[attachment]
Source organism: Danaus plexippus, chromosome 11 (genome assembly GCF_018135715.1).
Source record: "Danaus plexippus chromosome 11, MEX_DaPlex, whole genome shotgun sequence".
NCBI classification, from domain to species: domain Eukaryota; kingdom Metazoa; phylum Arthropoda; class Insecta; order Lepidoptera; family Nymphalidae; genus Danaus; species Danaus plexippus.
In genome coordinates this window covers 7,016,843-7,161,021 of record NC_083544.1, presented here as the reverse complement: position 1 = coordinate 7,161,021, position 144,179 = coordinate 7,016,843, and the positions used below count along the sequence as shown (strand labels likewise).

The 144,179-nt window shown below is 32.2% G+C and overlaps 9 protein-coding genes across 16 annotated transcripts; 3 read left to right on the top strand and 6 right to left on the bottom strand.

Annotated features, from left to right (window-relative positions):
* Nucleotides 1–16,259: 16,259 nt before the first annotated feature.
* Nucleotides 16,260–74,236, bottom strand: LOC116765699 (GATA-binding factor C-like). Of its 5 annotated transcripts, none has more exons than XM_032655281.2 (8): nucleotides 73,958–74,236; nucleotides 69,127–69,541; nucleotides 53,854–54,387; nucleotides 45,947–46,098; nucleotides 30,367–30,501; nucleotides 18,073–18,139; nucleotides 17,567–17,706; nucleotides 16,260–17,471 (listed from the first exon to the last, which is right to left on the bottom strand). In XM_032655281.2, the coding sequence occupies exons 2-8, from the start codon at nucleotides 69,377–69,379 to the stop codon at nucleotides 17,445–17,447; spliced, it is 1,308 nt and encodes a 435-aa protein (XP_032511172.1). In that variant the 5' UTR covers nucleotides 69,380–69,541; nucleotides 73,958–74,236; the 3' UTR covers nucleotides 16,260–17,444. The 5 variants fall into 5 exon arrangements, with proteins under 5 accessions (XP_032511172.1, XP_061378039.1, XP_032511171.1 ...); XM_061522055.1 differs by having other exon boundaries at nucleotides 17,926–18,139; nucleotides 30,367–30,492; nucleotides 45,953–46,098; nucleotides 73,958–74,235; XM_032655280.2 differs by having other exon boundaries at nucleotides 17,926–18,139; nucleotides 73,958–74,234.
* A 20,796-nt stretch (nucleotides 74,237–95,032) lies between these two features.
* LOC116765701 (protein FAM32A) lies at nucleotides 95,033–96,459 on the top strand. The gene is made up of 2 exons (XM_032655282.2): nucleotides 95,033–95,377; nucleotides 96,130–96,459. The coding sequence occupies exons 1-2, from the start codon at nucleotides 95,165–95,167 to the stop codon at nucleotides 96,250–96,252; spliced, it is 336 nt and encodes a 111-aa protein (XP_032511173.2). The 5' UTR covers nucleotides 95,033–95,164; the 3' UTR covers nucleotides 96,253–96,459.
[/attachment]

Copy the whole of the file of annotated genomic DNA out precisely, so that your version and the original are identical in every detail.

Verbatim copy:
Source organism: Danaus plexippus, chromosome 11 (genome assembly GCF_018135715.1).
Source record: "Danaus plexippus chromosome 11, MEX_DaPlex, whole genome shotgun sequence".
NCBI classification, from domain to species: domain Eukaryota; kingdom Metazoa; phylum Arthropoda; class Insecta; order Lepidoptera; family Nymphalidae; genus Danaus; species Danaus plexippus.
In genome coordinates this window covers 7,016,843-7,161,021 of record NC_083544.1, presented here as the reverse complement: position 1 = coordinate 7,161,021, position 144,179 = coordinate 7,016,843, and the positions used below count along the sequence as shown (strand labels likewise).

The 144,179-nt window shown below is 32.2% G+C and overlaps 9 protein-coding genes across 16 annotated transcripts; 3 read left to right on the top strand and 6 right to left on the bottom strand.

Annotated features, from left to right (window-relative positions):
* Nucleotides 1–16,259: 16,259 nt before the first annotated feature.
* Nucleotides 16,260–74,236, bottom strand: LOC116765699 (GATA-binding factor C-like). Of its 5 annotated transcripts, none has more exons than XM_032655281.2 (8): nucleotides 73,958–74,236; nucleotides 69,127–69,541; nucleotides 53,854–54,387; nucleotides 45,947–46,098; nucleotides 30,367–30,501; nucleotides 18,073–18,139; nucleotides 17,567–17,706; nucleotides 16,260–17,471 (listed from the first exon to the last, which is right to left on the bottom strand). In XM_032655281.2, the coding sequence occupies exons 2-8, from the start codon at nucleotides 69,377–69,379 to the stop codon at nucleotides 17,445–17,447; spliced, it is 1,308 nt and encodes a 435-aa protein (XP_032511172.1). In that variant the 5' UTR covers nucleotides 69,380–69,541; nucleotides 73,958–74,236; the 3' UTR covers nucleotides 16,260–17,444. The 5 variants fall into 5 exon arrangements, with proteins under 5 accessions (XP_032511172.1, XP_061378039.1, XP_032511171.1 ...); XM_061522055.1 differs by having other exon boundaries at nucleotides 17,926–18,139; nucleotides 30,367–30,492; nucleotides 45,953–46,098; nucleotides 73,958–74,235; XM_032655280.2 differs by having other exon boundaries at nucleotides 17,926–18,139; nucleotides 73,958–74,234.
* A 20,796-nt stretch (nucleotides 74,237–95,032) lies between these two features.
* LOC116765701 (protein FAM32A) lies at nucleotides 95,033–96,459 on the top strand. The gene is made up of 2 exons (XM_032655282.2): nucleotides 95,033–95,377; nucleotides 96,130–96,459. The coding sequence occupies exons 1-2, from the start codon at nucleotides 95,165–95,167 to the stop codon at nucleotides 96,250–96,252; spliced, it is 336 nt and encodes a 111-aa protein (XP_032511173.2). The 5' UTR covers nucleotides 95,033–95,164; the 3' UTR covers nucleotides 96,253–96,459.